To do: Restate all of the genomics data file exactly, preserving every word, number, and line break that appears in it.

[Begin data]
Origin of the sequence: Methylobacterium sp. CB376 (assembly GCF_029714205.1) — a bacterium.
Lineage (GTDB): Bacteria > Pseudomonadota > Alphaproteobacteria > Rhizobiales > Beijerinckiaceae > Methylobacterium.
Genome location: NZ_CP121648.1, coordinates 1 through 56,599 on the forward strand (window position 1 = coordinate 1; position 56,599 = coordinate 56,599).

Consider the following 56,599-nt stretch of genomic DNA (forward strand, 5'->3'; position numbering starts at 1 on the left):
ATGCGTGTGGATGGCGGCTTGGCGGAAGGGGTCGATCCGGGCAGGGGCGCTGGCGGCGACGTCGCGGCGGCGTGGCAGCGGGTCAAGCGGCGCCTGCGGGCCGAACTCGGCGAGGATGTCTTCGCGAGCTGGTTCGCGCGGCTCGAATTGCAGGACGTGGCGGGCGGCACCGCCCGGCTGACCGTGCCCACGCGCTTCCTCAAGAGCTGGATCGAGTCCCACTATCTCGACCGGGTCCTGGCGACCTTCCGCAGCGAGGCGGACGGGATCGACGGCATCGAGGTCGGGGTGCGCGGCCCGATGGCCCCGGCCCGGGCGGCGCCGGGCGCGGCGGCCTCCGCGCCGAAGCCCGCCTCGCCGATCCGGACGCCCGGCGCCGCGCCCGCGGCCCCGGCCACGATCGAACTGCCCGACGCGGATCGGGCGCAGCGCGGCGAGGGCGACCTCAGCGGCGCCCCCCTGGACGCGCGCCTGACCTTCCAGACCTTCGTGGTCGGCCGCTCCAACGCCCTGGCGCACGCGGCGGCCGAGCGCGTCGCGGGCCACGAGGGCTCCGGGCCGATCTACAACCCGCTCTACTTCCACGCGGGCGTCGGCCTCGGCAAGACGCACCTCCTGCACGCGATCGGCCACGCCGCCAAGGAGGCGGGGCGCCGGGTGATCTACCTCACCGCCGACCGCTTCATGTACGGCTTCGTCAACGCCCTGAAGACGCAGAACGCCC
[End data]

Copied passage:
Origin of the sequence: Methylobacterium sp. CB376 (assembly GCF_029714205.1) — a bacterium.
Lineage (GTDB): Bacteria > Pseudomonadota > Alphaproteobacteria > Rhizobiales > Beijerinckiaceae > Methylobacterium.
Genome location: NZ_CP121648.1, coordinates 1 through 56,599 on the forward strand (window position 1 = coordinate 1; position 56,599 = coordinate 56,599).

Consider the following 56,599-nt stretch of genomic DNA (forward strand, 5'->3'; position numbering starts at 1 on the left):
ATGCGTGTGGATGGCGGCTTGGCGGAAGGGGTCGATCCGGGCAGGGGCGCTGGCGGCGACGTCGCGGCGGCGTGGCAGCGGGTCAAGCGGCGCCTGCGGGCCGAACTCGGCGAGGATGTCTTCGCGAGCTGGTTCGCGCGGCTCGAATTGCAGGACGTGGCGGGCGGCACCGCCCGGCTGACCGTGCCCACGCGCTTCCTCAAGAGCTGGATCGAGTCCCACTATCTCGACCGGGTCCTGGCGACCTTCCGCAGCGAGGCGGACGGGATCGACGGCATCGAGGTCGGGGTGCGCGGCCCGATGGCCCCGGCCCGGGCGGCGCCGGGCGCGGCGGCCTCCGCGCCGAAGCCCGCCTCGCCGATCCGGACGCCCGGCGCCGCGCCCGCGGCCCCGGCCACGATCGAACTGCCCGACGCGGATCGGGCGCAGCGCGGCGAGGGCGACCTCAGCGGCGCCCCCCTGGACGCGCGCCTGACCTTCCAGACCTTCGTGGTCGGCCGCTCCAACGCCCTGGCGCACGCGGCGGCCGAGCGCGTCGCGGGCCACGAGGGCTCCGGGCCGATCTACAACCCGCTCTACTTCCACGCGGGCGTCGGCCTCGGCAAGACGCACCTCCTGCACGCGATCGGCCACGCCGCCAAGGAGGCGGGGCGCCGGGTGATCTACCTCACCGCCGACCGCTTCATGTACGGCTTCGTCAACGCCCTGAAGACGCAGAACGCCC